The world's top oil exporters are burning through their petrodollar assets at an accelerating pace, increasing the pressure to reach a deal to freeze production to bolster prices.
(Bloomberg) -- The world’s top oil exporters are burning through their petrodollar assets at an accelerating pace, increasing the pressure to reach a deal to freeze production to bolster prices.
The 18 nations set to gather in Doha on Sunday to discuss a production freeze have spent $315 billion of their foreign-exchange reserves -- about a fifth of their total -- since the oil slump started in November 2014, according to data compiled by Bloomberg. In the last three months of 2015, reserves fell nearly $54 billion, the largest quarterly drop since the crisis started.
The petrodollar burn has consequences beyond the oil nations, affecting international fund managers like Aberdeen Asset Management Plc and global currencies markets. Oil nations have traditionally held their reserves in U.S. Treasuries and other liquid securities. Nonetheless, the impact in credit markets has been muted as central banks continue to buy debt.
"We expect 2016 to be yet another painful year for most of the oil states," said Abhishek Deshpande, oil analyst at Natixis SA in London.
The gathering in Doha will comprise both OPEC and non-OPEC states, though any deal to boost prices will probably be largely cosmetic as countries are already pumping nearly at record levels.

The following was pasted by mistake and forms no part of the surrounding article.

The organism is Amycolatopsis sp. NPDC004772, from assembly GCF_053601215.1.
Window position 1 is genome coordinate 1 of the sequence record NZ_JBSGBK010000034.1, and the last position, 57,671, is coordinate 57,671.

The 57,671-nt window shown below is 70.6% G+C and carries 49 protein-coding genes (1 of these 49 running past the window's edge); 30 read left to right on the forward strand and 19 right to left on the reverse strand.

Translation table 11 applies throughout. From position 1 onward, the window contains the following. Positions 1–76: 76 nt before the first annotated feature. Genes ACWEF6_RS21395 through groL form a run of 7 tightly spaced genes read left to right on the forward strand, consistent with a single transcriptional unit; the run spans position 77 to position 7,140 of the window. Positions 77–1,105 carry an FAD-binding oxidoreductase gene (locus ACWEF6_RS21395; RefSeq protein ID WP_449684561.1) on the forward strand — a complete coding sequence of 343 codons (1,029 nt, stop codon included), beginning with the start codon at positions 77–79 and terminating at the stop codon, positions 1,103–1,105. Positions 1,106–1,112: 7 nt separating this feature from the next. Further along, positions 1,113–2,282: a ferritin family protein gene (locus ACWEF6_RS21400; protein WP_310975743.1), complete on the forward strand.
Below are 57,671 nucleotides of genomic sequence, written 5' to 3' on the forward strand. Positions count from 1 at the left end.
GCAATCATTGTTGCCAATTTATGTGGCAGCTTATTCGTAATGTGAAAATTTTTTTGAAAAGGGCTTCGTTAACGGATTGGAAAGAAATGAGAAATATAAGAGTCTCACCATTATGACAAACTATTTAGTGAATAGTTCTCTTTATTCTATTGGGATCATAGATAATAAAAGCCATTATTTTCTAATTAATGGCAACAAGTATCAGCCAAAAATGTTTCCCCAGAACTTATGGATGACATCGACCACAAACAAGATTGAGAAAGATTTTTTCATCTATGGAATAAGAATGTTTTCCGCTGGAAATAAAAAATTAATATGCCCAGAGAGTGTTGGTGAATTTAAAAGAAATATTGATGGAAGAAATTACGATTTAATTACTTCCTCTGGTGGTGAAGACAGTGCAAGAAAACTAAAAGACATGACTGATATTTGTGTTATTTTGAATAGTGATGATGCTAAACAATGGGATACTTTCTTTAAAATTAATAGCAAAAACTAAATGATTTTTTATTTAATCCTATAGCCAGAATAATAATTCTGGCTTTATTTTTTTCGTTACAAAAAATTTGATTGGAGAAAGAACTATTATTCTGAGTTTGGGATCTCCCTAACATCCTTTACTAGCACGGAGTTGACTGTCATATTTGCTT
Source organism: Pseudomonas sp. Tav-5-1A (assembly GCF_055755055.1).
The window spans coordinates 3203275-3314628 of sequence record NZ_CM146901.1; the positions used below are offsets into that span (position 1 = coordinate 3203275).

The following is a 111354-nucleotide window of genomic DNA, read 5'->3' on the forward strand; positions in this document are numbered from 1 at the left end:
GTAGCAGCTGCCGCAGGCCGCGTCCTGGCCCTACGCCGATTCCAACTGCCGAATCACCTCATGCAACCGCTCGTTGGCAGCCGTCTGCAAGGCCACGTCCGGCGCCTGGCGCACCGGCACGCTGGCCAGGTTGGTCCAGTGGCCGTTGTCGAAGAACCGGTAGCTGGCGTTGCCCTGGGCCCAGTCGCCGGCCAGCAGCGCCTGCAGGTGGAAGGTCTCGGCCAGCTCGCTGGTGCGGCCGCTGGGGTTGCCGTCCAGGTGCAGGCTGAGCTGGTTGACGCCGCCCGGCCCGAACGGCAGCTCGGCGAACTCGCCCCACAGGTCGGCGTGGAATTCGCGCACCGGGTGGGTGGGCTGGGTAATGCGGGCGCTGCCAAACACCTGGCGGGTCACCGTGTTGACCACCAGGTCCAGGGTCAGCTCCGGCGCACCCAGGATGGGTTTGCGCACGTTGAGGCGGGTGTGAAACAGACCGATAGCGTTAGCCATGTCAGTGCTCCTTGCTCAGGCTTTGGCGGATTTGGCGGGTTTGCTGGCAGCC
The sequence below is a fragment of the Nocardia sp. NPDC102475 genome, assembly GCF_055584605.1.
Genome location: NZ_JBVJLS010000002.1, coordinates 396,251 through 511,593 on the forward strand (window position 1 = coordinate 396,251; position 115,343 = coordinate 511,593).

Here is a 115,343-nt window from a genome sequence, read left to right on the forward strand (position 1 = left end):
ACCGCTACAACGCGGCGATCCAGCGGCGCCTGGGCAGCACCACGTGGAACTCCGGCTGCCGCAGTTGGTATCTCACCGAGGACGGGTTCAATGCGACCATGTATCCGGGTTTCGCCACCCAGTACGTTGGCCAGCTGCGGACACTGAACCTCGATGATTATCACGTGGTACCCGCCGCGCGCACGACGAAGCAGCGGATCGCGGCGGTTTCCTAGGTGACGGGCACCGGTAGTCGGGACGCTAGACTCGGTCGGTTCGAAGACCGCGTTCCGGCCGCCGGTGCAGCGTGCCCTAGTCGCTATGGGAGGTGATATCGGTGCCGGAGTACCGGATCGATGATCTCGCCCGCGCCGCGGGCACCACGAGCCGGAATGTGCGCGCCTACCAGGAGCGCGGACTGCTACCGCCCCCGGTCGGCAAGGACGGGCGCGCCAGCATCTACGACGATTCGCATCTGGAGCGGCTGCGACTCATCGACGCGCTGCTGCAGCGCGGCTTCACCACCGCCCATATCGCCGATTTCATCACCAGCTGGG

In a letter inviting countries to the Doha meeting, Qatar Energy Minister Mohammed Al Sada said oil countries need to stabilize the market in "the interest of a healthier world economy as the present low price is seen to be benefiting no one."
Saudi Arabia accounts for nearly half of the decline in foreign-exchange reserves among oil producers, with $138 billion -- or 23 percent of its total -- followed by Russia, Algeria, Libya and Nigeria. In the final three months of last year, Saudi Arabia burned through $38.1 billion, the biggest quarterly reduction in data going back to 1962.
The oil slump started in November 2014 when the Organization of Petroleum Exporting Countries, led by the Saudis, decided to fight for market share -- and bury U.S. producers -- rather than cut production to support prices as it had done in the past. The policy sent Brent crude, the global oil benchmark, down from an annual average of $111 a barrel in 2013 to an average of just $35 so far this year. The plunge forced producers to tap their rainy day funds.
Fitch Ratings on Tuesday lowered the credit rating of Saudi Arabia to AA-, following similar steps already taken by Standard & Poor’s as well as Moody’s Investors Service. Fitch said that Riyadh would face large fiscal deficits this year and a "large share of the government’s financing needs will be funded by disposing of foreign financial assets."
The International Monetary Fund forecast that Saudi Arabia’s current-account shortfall will equal 10.2 percent of its gross domestic product this year, the most since 1998, when oil prices tumbled to $10 a barrel. Likewise, the United Arab Emirates is facing a balance of payments deficit this year for the first time since reliable statistics start in 1980, according to the IMF.
The total drop in petrodollar assets isn’t possible to calculate as some Middle East countries, including Kuwait and the U.A.E., don’t disclose timely data about their sovereign wealth funds.
Brent crude futures, which sank to a 12-year low in January, have climbed 30 percent since Saudi Arabia, Russia, Qatar and Venezuela reached a preliminary agreement to freeze output in February. This week, Russia said it sees a deal to freeze oil output as possible when it meets other producers, regardless of whether Iran -- which has said it plan to boost output -- joins the deal.
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